Using interval and circuit training, a boxing workout has long been one of the best ways to lose weight, tone up, gain strength physically and mentally, and keep the mind sharp.
By working in "rounds," boxers work hard for a period of time and then take a short rest. This is known as more of an anaerobic workout, where your calorie burn continues after you have completed the workout. Even if you have never taken a boxing class, you can still incorporate boxing moves into your regular exercise routine and reap the benefits. Here are six fitness drills used in boxing training that don't require you to know how to throw a "one-two" punch!
Set the timer
For these drills, you will need a timing instrument (i.e., oven clock, personal timer or cell phone). Set the device for two-minute workout intervals with a 30-second rest. If you want to be official about it, you can order a personal boxing timer from everlast.com.
Do these six drills as a single workout (repeat more than once as you get more fit), or incorporate individual drills into your own fitness routine.
Take a rest
Between the two-minute rounds when you are taking your 30-second breaks:
- Relax your whole body and catch your breath.
- Shake out your arms and shoulders.
- Stretch your calves.
- Get a quick drink of water.
Boxing drill No. 1: Skip rope
Skipping rope builds cardiovascular strength as well as the coordination, timing and rhythm needed in boxing, while working nearly every muscle in your body.
Skip rope drill:
- Keep upper body relaxed while jumping a quarter-inch off the ground.
- The rope touches the ground just in front of the tips of your toes.
- Maintain a slight bend in your knees.
- Let your wrists do the work and keep your forearms horizontal to the floor.
- Keep elbows close to your sides.
- If you trip up, get right back in your rhythm.
Boxing drill No. 2: Torso twist with medicine ball
A standing side-twist with a medicine ball strengthens the core muscles while twisting your body in boxing to make punches more effective.
Torso twist drill:
- Depending on your fitness level, use a 5- to 15-pound medicine ball. Hold the medicine ball with both of your hands directly in front of you, keeping your arms straight.
- Stand with your back against the wall, legs slightly bent. Twist at the waist to the left, tapping the ball on the wall, then twist to the right. When you twist to the right, pivot your left foot and vice versa. Continue for two minutes.
Note: If you bend your knees a little more in a squat position, you will also work your quads and glutes as you work your shoulders and obliques.
Boxing drill No. 3: Knees up
This knees-up drill will improve cardiovascular endurance as well as strengthen lower abs and help develop the coordination needed to match hands with feet in boxing.
- Standing on the floor, bring one knee, then the other, up to your waist, attempting to reach chest-high. All the while, move steadily forward around the floor in a circle, forward and backward or simply in place, depending on your space.
- Hands are held in "hands-up" position until 30 seconds before your rest period, then you "punch up," throwing punches directly above your head and bringing knees up at a much faster pace until the timer goes off for your rest period.
Boxing drill No. 4: Jump squats
Jump squats are effective in strengthening the legs and core for defensive boxing moves such as the bob and weave.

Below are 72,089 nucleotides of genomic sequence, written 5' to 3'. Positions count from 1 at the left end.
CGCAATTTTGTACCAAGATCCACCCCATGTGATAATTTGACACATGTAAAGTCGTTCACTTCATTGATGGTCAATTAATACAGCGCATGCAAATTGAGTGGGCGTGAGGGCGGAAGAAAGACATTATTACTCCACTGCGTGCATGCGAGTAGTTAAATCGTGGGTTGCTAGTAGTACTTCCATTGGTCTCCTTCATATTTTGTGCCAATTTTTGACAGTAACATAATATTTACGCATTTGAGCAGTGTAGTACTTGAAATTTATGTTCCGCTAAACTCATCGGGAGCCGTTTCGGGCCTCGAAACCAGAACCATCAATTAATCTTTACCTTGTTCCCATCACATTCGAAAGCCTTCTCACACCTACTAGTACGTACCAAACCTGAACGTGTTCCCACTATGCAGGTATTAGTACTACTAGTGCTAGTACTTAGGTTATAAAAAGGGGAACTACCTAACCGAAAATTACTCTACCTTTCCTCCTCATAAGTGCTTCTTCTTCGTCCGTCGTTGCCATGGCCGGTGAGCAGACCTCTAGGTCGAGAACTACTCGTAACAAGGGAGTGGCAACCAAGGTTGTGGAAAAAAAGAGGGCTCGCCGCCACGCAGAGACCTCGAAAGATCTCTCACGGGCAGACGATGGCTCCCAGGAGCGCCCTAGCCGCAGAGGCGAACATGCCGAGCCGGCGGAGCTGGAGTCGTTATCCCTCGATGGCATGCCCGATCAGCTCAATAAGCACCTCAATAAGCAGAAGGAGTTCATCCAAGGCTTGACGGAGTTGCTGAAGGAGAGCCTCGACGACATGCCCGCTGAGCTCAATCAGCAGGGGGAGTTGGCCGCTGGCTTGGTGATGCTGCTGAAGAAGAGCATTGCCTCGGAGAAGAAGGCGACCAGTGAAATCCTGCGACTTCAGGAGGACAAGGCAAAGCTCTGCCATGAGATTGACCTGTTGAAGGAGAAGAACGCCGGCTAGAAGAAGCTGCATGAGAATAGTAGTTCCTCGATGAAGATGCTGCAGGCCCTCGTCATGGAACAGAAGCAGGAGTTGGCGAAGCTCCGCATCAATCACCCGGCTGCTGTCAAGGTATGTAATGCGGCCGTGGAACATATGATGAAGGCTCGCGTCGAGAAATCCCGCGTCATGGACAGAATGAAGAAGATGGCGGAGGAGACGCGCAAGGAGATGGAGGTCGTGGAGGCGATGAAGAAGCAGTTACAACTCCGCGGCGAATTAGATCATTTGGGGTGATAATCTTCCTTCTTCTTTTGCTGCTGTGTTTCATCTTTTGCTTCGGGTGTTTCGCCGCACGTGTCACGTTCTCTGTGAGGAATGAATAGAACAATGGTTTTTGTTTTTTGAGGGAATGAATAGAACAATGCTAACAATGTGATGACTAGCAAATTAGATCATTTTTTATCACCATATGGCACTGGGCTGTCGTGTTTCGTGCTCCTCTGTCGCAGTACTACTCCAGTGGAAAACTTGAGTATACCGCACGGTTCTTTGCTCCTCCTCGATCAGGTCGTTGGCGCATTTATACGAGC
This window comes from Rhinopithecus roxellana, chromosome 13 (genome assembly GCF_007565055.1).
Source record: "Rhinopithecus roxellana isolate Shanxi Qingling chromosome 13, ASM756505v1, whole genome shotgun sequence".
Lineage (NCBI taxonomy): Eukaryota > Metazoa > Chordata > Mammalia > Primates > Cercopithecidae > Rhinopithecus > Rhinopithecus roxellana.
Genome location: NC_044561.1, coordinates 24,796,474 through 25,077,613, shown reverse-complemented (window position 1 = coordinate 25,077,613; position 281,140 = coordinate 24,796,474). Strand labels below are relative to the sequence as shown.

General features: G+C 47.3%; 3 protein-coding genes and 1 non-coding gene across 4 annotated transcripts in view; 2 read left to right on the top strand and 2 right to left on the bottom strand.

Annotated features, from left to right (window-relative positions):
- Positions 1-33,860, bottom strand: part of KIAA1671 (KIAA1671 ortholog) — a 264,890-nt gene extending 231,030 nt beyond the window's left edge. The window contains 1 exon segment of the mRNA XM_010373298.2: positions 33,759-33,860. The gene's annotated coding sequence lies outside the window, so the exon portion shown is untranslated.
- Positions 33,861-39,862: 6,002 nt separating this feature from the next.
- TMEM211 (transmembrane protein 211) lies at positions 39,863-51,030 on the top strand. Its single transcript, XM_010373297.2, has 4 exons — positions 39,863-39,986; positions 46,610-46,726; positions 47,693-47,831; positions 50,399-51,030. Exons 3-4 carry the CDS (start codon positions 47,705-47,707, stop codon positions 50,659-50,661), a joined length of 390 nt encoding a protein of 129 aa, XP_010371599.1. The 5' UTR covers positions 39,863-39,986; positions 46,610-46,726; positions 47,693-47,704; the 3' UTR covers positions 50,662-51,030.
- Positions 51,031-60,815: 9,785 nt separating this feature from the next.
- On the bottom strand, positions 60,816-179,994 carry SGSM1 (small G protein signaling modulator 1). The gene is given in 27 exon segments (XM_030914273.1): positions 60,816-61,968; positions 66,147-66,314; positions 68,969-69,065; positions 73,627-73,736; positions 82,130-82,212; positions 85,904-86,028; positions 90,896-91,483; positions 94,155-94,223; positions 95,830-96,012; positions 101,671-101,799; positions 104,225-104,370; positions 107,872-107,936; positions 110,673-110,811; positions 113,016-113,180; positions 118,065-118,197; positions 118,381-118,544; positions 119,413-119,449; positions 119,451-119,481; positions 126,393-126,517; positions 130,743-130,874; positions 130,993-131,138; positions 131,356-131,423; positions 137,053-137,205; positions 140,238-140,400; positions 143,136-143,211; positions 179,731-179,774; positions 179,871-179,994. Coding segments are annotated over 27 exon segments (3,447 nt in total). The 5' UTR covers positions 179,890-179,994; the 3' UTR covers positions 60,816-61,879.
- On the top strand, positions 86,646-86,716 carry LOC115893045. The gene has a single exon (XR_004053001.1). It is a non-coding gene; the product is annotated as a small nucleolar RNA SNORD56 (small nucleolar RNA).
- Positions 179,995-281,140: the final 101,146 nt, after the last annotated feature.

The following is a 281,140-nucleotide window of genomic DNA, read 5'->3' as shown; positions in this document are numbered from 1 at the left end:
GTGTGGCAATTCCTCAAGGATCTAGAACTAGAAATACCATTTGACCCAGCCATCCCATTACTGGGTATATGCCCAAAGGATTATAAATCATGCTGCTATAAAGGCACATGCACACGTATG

Jump squats drill:
- Start in standing position with feet facing forward and shoulder-width apart, then drop into a squat position and immediately push back up into a jump; try to jump at least 1 foot off the ground.
- As you return to the ground, immediately drop back into the squat position, making sure knees don't go past toes, then repeat the sequence.
- You may swing your arms to give your body momentum.
- This is an excellent anaerobic exercise that works your cardiovascular system and strengthens your quads, hamstrings, glutes, calves and even abs and back.
- If you get too tired before the two-minute timer goes off, continue with regular squats until your rest period.
Boxing drill No. 5: Mini push-ups
Mini boxer push-ups strengthen triceps, deltoids and back, all of which are used to "turn over" your punches in boxing.
Mini push-ups drill:
- Lie face-down on the floor, placing hands palm down right next to the shoulders. Keep elbows in and arms touching the sides of your body. Push your entire body up, then lower. Just rise only 6 inches off of the ground.
- Raise your entire body all at the same time, without arching your back. It is important to keep your arms in tight and close to the body.
- You can do these on your knees to start and work your way up to doing the push-ups on your feet.
- If your arms get too fatigued before the timer goes off, straighten your arms completely and hold your body up until you are ready to start the push-ups again.
Boxing drill No. 6: Core strengthener
This drill requires lying your stomach over a basketball. This exercise will strengthen your abs, obliques and back muscles, and teach you to keep your core constantly tight. This will keep you from getting the air knocked out of you if you are caught with a body blow!
Core strengthener drill:
- Lie face-down on a basketball, with your stomach (between hips and ribcage) positioned on the basketball.
- Spread your arms and legs wide, straight out, then roll your body from side to side (left and right) on the ball, keeping knees and elbows off the ground.
- The trick is to keep your abdominals as tight as possible.
Incorporate this workout into your regular exercise routine and consider taking a boxing class. Boxing shreds calories, improves your cardio health and makes you a lean, mean fighting machine.
More on boxing and interval training
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Boxing workouts for women
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